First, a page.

Ok. So this is what I did: |dw:1434691193424:dw| \[T = m _{1}a _{1}\ \\W-T = m _{3}a _{3}\] \[m _{3}g - m _{1}a _{1} = m _{3}a _{3}\\m _{1}a _{1} = m _{3}g - m _{3}a _{3}\\a _{1} = m _{3}g - m _{3}a _{3}\] am I do this right?
almost. you have to divide the right hand side of your last equation by m1
oh. oops, forgot about that. So then it would be: \[a _{1} = \frac{ m _{3}g - m _{3}a _{3} }{ m _{1}}\]
How can I then get rid of a3 so the answer is only in terms of masses and gravity?
so the way its drawn, I would constrain mass 2 and 3 to have the same horizontal velocity, and mass 1's horizontal velocity to equal mass 3s vertical velocity. for them to have equal velocities like that, they must also have equal accelerations (such that they all start from rest and have the same velocities throughout). That gives us the following relations: a1x = -a3y a2x = a3x we also know that m1 and m2 are constrained to horizontal motion: a1y = 0 a2y = 0 treating m1,m2, m3 and g as independent variables, we have 6 unknowns that we need to solve for (a1x, a1y, a2x, a2y, a3x and a3y) but only 4 equations so far. We can add equations using the free body diagrams made earlier for m1 and m2: we know a1x = T/m1 and a3y = (T-g)/m3 Unfortunately, we just introduced another unknown (T) These new relations bring us to: T/m1 = -(T-g)/m3 Solving for T gives us T=m1*g/(m1+m3) knowing T, we can solve for a1x and a3y a1x = T/m1 = g/(m1+m3) <-- I just realized that my way to get this result was very circular... but bear with me a3y = -T/m3 = m1*g/(m3*(m1+m3)) Just to recap where we are (for my sake) a1x = g/(m1+m3) a1y = 0 a2x = ? a2y = 0 a3x = a2x a3y = m1*g/(m3*(m1+m3)) So just one unknown left..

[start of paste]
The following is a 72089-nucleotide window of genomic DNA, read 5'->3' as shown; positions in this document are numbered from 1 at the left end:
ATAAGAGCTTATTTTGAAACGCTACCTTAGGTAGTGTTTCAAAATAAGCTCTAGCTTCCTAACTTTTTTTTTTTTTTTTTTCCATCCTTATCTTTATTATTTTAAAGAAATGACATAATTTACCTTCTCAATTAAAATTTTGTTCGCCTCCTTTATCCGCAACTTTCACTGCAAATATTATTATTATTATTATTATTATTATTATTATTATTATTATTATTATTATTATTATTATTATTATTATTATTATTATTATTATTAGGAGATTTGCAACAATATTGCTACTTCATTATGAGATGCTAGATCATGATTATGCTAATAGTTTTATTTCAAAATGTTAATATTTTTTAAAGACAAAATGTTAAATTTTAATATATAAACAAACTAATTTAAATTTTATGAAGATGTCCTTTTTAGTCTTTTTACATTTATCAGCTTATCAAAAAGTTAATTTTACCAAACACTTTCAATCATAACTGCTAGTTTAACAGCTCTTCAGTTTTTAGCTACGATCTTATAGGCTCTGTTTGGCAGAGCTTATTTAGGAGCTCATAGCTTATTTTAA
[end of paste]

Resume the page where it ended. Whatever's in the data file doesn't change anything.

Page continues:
Since we know (or at least I have assumed) that 2 and 3 move together in the x direction, lets consider them together in a free body diagram for object 2: |dw:1434697943399:dw|
(also there should be a vertical normal force where block 1 is)... we don't really care about the vertical forces because we know they all cancel to 0. That just leaves us the horizontal force balance: Since there is no friction, the only horizontal force is the tension force. We also know that m2 and m3 move together therefore: a2x=a3x ---> (m2a2x+m3a3x)=T we'll just combine a2 and a3 here to say a2x=a3x=a a(m2+m3)=T a2x = a3x = T/(m2+m3) = m1*g/[(m1+m3)*(m2+m3)]
not sure if you're still here, but that should be everything you need :)
yes im still am. im writing them down cuz i cant really see it in text form lol